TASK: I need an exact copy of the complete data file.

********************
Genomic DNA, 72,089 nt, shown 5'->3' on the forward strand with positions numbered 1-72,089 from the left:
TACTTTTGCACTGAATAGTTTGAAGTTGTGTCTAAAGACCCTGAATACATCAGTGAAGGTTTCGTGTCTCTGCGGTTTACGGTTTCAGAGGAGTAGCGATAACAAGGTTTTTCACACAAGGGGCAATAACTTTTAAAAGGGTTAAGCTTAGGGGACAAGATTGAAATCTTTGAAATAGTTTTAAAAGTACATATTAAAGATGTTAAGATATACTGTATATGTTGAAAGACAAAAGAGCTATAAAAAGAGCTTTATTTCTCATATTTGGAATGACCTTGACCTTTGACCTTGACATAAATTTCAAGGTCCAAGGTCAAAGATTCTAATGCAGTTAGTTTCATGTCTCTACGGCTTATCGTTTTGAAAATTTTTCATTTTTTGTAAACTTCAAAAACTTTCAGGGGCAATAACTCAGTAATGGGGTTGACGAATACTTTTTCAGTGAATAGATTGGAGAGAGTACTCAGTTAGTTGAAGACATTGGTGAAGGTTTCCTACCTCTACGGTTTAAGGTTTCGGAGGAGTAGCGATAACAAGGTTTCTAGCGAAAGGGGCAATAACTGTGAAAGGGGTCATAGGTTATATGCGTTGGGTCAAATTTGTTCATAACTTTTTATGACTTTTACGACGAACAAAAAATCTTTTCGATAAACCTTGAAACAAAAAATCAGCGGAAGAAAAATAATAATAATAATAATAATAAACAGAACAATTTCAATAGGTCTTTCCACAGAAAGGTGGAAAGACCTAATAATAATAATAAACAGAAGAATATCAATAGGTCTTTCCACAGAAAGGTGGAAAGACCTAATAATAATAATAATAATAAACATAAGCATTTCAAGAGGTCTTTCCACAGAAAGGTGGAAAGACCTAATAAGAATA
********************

Genomic DNA, 72,089 nt, shown 5'->3' on the forward strand with positions numbered 1-72,089 from the left:
TACTTTTGCACTGAATAGTTTGAAGTTGTGTCTAAAGACCCTGAATACATCAGTGAAGGTTTCGTGTCTCTGCGGTTTACGGTTTCAGAGGAGTAGCGATAACAAGGTTTTTCACACAAGGGGCAATAACTTTTAAAAGGGTTAAGCTTAGGGGACAAGATTGAAATCTTTGAAATAGTTTTAAAAGTACATATTAAAGATGTTAAGATATACTGTATATGTTGAAAGACAAAAGAGCTATAAAAAGAGCTTTATTTCTCATATTTGGAATGACCTTGACCTTTGACCTTGACATAAATTTCAAGGTCCAAGGTCAAAGATTCTAATGCAGTTAGTTTCATGTCTCTACGGCTTATCGTTTTGAAAATTTTTCATTTTTTGTAAACTTCAAAAACTTTCAGGGGCAATAACTCAGTAATGGGGTTGACGAATACTTTTTCAGTGAATAGATTGGAGAGAGTACTCAGTTAGTTGAAGACATTGGTGAAGGTTTCCTACCTCTACGGTTTAAGGTTTCGGAGGAGTAGCGATAACAAGGTTTCTAGCGAAAGGGGCAATAACTGTGAAAGGGGTCATAGGTTATATGCGTTGGGTCAAATTTGTTCATAACTTTTTATGACTTTTACGACGAACAAAAAATCTTTTCGATAAACCTTGAAACAAAAAATCAGCGGAAGAAAAATAATAATAATAATAATAATAAACAGAACAATTTCAATAGGTCTTTCCACAGAAAGGTGGAAAGACCTAATAATAATAATAAACAGAAGAATATCAATAGGTCTTTCCACAGAAAGGTGGAAAGACCTAATAATAATAATAATAATAAACATAAGCATTTCAAGAGGTCTTTCCACAGAAAGGTGGAAAGACCTAATAAGAATA